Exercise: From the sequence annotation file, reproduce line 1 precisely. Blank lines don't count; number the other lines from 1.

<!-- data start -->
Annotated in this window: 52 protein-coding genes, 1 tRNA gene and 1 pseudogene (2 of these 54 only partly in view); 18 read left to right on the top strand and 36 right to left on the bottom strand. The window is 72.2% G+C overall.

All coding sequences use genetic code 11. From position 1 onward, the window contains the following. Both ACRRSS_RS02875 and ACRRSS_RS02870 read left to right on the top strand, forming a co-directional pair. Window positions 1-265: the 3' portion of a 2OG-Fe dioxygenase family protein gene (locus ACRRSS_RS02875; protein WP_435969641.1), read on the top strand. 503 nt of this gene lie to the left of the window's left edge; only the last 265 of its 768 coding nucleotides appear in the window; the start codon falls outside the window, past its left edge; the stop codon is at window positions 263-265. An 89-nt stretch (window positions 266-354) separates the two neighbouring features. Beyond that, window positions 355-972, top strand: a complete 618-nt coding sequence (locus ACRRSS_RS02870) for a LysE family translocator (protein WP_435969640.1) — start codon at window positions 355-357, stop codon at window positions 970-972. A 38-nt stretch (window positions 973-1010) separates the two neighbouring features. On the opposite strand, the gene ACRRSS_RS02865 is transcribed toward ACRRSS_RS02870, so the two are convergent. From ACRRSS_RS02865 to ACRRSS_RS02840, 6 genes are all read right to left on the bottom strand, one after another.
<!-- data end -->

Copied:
Annotated in this window: 52 protein-coding genes, 1 tRNA gene and 1 pseudogene (2 of these 54 only partly in view); 18 read left to right on the top strand and 36 right to left on the bottom strand. The window is 72.2% G+C overall.